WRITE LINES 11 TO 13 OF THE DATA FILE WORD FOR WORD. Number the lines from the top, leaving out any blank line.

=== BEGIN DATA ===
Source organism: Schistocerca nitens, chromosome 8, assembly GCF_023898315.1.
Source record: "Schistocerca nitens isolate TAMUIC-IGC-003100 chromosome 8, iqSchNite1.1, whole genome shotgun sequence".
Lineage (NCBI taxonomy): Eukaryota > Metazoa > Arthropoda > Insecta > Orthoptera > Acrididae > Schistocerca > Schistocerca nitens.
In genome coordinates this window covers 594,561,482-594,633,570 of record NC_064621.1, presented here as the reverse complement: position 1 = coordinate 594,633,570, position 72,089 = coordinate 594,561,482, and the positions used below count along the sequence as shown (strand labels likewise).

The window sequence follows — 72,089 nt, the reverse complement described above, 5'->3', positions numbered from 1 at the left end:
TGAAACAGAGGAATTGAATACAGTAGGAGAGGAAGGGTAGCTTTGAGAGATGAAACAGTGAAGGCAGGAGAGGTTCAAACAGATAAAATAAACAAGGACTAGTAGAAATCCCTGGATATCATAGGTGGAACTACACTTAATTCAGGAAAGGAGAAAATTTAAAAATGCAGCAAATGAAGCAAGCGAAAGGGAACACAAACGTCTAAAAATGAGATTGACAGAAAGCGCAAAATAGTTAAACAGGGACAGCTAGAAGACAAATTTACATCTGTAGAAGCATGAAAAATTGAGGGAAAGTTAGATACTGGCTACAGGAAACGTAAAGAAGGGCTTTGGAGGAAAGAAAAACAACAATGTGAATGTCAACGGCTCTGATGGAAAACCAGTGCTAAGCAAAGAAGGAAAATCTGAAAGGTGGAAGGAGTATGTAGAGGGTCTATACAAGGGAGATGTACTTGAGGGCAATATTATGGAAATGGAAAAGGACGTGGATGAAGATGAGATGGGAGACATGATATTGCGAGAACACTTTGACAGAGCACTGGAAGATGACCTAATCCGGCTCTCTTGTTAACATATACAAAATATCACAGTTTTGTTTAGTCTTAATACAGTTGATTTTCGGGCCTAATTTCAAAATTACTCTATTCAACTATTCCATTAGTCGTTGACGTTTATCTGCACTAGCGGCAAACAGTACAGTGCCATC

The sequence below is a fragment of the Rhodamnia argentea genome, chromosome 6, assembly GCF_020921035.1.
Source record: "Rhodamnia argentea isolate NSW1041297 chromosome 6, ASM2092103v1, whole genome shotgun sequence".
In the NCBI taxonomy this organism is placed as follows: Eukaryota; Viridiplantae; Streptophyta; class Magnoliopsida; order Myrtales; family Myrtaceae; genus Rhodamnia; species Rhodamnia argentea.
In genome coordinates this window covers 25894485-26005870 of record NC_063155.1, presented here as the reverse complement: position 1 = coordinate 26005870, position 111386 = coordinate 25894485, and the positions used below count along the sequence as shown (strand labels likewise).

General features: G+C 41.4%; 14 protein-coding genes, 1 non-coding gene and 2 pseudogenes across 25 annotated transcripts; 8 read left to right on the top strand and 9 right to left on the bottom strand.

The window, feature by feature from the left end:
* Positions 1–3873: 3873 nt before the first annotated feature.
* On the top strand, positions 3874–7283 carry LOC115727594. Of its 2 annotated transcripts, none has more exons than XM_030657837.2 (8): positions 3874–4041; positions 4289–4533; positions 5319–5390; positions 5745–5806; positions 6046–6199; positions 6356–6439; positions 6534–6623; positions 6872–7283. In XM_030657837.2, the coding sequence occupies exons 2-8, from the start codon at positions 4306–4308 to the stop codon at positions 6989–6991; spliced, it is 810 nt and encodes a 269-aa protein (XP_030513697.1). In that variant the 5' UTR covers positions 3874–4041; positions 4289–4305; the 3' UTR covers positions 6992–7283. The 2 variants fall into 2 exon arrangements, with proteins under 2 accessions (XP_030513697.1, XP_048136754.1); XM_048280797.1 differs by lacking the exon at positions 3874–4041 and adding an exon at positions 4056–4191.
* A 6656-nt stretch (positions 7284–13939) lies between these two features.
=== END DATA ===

General features: G+C 41.4%; 14 protein-coding genes, 1 non-coding gene and 2 pseudogenes across 25 annotated transcripts; 8 read left to right on the top strand and 9 right to left on the bottom strand.

The window, feature by feature from the left end:
* Positions 1–3873: 3873 nt before the first annotated feature.